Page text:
Because isotretinoin can cause severe birth defects, including mental retardation and physical malformations, a woman must not become pregnant while taking it. Women of child-bearing age must undergo monthly pregnancy testing and use two forms of foolproof birth control. All patients (male and female) are required to sign a detailed consent form outlining the many severe side effects. Since 2005, all patients who use this drug, all doctors who prescribe it, and all pharmacies who fill prescriptions must join the national FDA-mandated “iPLEDGE” Accutane Registry.

Unfortunately, many patients with lesser grades of acne are being prescribed isotretinoin very casually. Not only is it potentially dangerous, it simply doesn’t work for all types of acne. Tens of thousands of disillusioned post-Accutane® failure cases were promised permanent results and put at risk when it was clearly not even indicated for their grade of acne. Often, the acne would clear up after one or more cycles, only to have the condition return within months of stopping the drug.

Also, isotretinoin interferes with the skin enzyme collagenase, so there is increased risk of severe scarring if procedures like dermabrasion, deep chemical peels, laser resurfacing and other facial surgery are performed. Roche and other manufacturers have withdrawn this drug from the market because of lawsuits and huge financial losses. At this time, only a couple of generic versions are still available.

Spironolactone

Spironolactone is a synthetic hormone and anti-androgen diuretic drug is used to treat high blood pressure and fluid retention. Because it decreases testosterone production, it is also utilized to treat hirsutism, PCOS and hormonal acne in women. The birth control pill Yaz® also contains this drug.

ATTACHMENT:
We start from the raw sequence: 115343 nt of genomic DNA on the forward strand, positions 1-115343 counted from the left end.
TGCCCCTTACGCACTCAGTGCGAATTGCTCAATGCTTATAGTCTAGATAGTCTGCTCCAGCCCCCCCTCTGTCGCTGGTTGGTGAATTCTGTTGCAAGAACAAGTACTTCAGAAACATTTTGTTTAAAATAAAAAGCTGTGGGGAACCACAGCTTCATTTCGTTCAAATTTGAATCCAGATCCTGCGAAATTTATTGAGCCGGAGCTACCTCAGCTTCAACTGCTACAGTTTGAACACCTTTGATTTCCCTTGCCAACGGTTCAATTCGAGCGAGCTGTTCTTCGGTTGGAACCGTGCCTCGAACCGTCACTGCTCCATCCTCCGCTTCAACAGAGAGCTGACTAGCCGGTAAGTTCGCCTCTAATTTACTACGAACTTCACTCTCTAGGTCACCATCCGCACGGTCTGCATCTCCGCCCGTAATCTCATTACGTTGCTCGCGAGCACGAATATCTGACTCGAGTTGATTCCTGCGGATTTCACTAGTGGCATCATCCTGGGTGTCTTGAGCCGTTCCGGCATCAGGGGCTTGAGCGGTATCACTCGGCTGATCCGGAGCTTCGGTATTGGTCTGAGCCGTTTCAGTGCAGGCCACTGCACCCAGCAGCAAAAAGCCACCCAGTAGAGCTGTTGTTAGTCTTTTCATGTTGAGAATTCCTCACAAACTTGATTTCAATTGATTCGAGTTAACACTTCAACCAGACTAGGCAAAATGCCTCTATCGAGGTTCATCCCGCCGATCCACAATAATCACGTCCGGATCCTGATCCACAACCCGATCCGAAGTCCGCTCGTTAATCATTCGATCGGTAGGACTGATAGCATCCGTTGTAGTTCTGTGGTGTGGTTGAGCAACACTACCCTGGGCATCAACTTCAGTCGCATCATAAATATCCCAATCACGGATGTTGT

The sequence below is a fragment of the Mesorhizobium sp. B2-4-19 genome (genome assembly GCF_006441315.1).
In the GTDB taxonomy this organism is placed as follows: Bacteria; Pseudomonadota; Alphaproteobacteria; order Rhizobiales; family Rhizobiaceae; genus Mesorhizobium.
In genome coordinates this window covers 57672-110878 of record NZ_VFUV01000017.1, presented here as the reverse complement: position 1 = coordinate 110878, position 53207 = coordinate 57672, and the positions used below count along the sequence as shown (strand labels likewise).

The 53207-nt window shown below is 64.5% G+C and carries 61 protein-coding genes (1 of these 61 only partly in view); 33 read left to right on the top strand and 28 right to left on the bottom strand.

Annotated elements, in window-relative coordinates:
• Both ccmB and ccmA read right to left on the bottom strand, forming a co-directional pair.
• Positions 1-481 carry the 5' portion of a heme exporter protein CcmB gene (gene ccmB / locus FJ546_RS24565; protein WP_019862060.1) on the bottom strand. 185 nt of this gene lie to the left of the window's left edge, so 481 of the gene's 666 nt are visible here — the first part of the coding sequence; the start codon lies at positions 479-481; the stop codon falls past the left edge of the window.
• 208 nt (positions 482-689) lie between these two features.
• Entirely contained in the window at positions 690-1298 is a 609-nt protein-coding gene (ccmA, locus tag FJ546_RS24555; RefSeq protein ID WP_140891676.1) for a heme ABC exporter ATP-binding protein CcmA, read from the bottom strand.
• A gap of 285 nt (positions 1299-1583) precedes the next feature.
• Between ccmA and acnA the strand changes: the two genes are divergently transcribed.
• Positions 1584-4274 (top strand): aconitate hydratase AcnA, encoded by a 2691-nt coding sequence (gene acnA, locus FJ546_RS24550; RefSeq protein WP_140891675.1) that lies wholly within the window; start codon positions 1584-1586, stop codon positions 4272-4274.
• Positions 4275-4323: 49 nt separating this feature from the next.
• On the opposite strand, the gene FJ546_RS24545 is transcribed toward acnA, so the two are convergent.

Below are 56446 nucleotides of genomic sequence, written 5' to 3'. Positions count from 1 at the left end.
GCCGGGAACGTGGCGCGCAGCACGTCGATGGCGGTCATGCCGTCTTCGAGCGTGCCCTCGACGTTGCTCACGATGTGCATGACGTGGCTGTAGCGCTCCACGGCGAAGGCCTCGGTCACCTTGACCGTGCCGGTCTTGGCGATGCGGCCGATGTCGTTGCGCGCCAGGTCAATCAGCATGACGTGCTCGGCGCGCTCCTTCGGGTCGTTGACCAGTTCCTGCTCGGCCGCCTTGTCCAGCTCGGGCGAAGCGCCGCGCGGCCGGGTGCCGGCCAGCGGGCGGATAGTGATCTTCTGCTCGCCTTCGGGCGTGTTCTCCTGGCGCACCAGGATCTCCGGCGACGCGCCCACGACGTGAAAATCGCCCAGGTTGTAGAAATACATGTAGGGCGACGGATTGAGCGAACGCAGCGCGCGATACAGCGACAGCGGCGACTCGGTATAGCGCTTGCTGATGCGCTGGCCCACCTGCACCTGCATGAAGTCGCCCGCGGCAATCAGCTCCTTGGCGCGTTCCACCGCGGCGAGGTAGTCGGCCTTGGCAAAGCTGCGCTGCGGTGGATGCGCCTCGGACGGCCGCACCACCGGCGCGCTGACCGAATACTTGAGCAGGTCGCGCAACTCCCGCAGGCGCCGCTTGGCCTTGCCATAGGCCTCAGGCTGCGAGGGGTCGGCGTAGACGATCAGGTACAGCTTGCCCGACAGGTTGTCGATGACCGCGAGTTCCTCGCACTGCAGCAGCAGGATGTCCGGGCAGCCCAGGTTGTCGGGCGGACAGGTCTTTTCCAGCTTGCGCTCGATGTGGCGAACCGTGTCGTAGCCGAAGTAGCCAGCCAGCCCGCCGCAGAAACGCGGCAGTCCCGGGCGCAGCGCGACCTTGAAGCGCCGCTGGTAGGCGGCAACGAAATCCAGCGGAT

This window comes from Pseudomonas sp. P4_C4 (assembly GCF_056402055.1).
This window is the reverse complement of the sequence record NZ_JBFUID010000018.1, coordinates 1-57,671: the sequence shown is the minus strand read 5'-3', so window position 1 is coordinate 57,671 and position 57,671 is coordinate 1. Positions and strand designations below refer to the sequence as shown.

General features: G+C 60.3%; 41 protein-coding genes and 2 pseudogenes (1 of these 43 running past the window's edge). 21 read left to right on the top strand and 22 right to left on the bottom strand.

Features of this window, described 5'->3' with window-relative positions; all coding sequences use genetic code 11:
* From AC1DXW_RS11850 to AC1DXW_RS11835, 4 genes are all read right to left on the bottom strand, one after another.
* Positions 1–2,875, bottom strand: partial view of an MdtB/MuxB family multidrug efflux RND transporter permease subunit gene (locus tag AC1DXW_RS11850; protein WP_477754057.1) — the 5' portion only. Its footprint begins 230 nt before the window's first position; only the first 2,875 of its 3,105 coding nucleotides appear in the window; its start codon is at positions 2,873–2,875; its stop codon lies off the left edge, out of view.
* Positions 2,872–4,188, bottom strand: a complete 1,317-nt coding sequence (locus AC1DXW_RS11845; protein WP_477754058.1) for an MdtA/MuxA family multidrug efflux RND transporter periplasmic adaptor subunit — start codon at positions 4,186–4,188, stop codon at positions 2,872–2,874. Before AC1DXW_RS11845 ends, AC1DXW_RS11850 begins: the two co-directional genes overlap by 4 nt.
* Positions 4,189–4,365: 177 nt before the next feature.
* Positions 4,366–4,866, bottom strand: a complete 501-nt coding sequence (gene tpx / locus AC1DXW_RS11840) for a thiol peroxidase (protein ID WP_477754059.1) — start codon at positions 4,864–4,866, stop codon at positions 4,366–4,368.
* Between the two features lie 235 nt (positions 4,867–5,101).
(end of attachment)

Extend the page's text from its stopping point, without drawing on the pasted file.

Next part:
This is not a popular treatment for those who are NOT diagnosed with an androgenic hormonal imbalance. Side effects include dehydration, nausea, fatigue, irregular periods, sun-sensitivity, headache and a link to cancer. Since it interrupts the masculinization of male fetuses, foolproof birth control is mandatory. When severe acne is accompanied by insulin resistance, obesity and hirsutism, and polycystic ovarian syndrome (PCOS) has been diagnosed, spironolactone is sometimes prescribed in combination with oral contraceptives and metformin, a drug used to treat adult-onset diabetes. Hormones and spironolactone are also prescribed for male-to-female gender reassignment patients as part of their transition therapy. However, acne and hirsutism can be genetic and cultural, i.e. run in certain families, and most cases are not always linked to PCOS.

Some tests have shown that topical spironolactone may be effective at 5% under an occlusive covering to address androgens (DHT) deep in the follicle (on the back). Some acne formulations are using trace amounts in their formulas (along with active OTC acne ingredients), but since it’s only effective at much higher percentages, the label would have to identify spironolactone as an active ingredient. The birth control pill Yaz®, which contains spironolactone, and the more potent oral spironolactone never received rave reviews for acne. While they may have worked for some, their side effects often outweigh the benefits.

Exfoliation

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Exfoliation is the removal of the oldest dead skin cells that cling to the skin’s outermost surface, or epidermis. Exfoliation is an important part of both facials and body treatments. When done correctly, exfoliation leaves the skin feeling smoother and fresher looking. Exfoliation also makes it easier for expensive facial products like serums to pentrate.